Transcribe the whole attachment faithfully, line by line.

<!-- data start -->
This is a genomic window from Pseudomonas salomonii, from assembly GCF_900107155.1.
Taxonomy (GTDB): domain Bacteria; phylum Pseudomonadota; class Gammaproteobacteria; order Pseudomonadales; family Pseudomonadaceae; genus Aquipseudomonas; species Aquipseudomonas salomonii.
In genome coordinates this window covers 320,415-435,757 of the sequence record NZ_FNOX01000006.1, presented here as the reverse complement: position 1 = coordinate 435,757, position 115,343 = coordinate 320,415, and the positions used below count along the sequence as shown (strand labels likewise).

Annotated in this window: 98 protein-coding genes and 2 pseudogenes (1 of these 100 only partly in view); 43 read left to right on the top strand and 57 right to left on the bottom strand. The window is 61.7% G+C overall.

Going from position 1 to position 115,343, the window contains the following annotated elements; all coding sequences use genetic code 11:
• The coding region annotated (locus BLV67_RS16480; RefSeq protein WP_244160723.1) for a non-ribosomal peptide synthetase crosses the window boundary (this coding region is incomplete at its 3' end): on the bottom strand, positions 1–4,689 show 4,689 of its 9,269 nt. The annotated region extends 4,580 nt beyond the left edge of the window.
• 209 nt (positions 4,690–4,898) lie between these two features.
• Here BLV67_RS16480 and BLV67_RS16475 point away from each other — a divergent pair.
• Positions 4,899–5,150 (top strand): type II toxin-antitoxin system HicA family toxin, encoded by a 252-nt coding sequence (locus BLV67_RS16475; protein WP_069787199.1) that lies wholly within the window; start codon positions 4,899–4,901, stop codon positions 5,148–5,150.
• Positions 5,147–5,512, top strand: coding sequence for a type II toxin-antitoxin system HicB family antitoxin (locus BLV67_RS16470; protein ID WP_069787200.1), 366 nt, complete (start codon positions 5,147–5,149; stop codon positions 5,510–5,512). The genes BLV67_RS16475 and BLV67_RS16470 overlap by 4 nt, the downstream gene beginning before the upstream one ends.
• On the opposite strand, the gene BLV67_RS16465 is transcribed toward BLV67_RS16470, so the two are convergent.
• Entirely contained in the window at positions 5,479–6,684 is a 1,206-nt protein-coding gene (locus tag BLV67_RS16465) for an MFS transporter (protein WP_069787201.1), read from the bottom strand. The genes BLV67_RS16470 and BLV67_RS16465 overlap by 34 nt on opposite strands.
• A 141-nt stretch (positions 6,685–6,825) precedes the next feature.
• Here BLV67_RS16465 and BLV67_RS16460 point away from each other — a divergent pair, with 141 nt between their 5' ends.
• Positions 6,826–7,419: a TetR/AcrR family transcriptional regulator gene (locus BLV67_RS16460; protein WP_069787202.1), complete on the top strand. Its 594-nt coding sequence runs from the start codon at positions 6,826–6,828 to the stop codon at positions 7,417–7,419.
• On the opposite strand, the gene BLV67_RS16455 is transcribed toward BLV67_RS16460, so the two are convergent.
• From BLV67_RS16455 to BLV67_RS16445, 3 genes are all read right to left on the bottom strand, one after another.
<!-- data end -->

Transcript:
This is a genomic window from Pseudomonas salomonii, from assembly GCF_900107155.1.
Taxonomy (GTDB): domain Bacteria; phylum Pseudomonadota; class Gammaproteobacteria; order Pseudomonadales; family Pseudomonadaceae; genus Aquipseudomonas; species Aquipseudomonas salomonii.
In genome coordinates this window covers 320,415-435,757 of the sequence record NZ_FNOX01000006.1, presented here as the reverse complement: position 1 = coordinate 435,757, position 115,343 = coordinate 320,415, and the positions used below count along the sequence as shown (strand labels likewise).

Annotated in this window: 98 protein-coding genes and 2 pseudogenes (1 of these 100 only partly in view); 43 read left to right on the top strand and 57 right to left on the bottom strand. The window is 61.7% G+C overall.

Going from position 1 to position 115,343, the window contains the following annotated elements; all coding sequences use genetic code 11:
• The coding region annotated (locus BLV67_RS16480; RefSeq protein WP_244160723.1) for a non-ribosomal peptide synthetase crosses the window boundary (this coding region is incomplete at its 3' end): on the bottom strand, positions 1–4,689 show 4,689 of its 9,269 nt. The annotated region extends 4,580 nt beyond the left edge of the window.
• 209 nt (positions 4,690–4,898) lie between these two features.
• Here BLV67_RS16480 and BLV67_RS16475 point away from each other — a divergent pair.
• Positions 4,899–5,150 (top strand): type II toxin-antitoxin system HicA family toxin, encoded by a 252-nt coding sequence (locus BLV67_RS16475; protein WP_069787199.1) that lies wholly within the window; start codon positions 4,899–4,901, stop codon positions 5,148–5,150.
• Positions 5,147–5,512, top strand: coding sequence for a type II toxin-antitoxin system HicB family antitoxin (locus BLV67_RS16470; protein ID WP_069787200.1), 366 nt, complete (start codon positions 5,147–5,149; stop codon positions 5,510–5,512). The genes BLV67_RS16475 and BLV67_RS16470 overlap by 4 nt, the downstream gene beginning before the upstream one ends.
• On the opposite strand, the gene BLV67_RS16465 is transcribed toward BLV67_RS16470, so the two are convergent.
• Entirely contained in the window at positions 5,479–6,684 is a 1,206-nt protein-coding gene (locus tag BLV67_RS16465) for an MFS transporter (protein WP_069787201.1), read from the bottom strand. The genes BLV67_RS16470 and BLV67_RS16465 overlap by 34 nt on opposite strands.
• A 141-nt stretch (positions 6,685–6,825) precedes the next feature.
• Here BLV67_RS16465 and BLV67_RS16460 point away from each other — a divergent pair, with 141 nt between their 5' ends.
• Positions 6,826–7,419: a TetR/AcrR family transcriptional regulator gene (locus BLV67_RS16460; protein WP_069787202.1), complete on the top strand. Its 594-nt coding sequence runs from the start codon at positions 6,826–6,828 to the stop codon at positions 7,417–7,419.
• On the opposite strand, the gene BLV67_RS16455 is transcribed toward BLV67_RS16460, so the two are convergent.
• From BLV67_RS16455 to BLV67_RS16445, 3 genes are all read right to left on the bottom strand, one after another.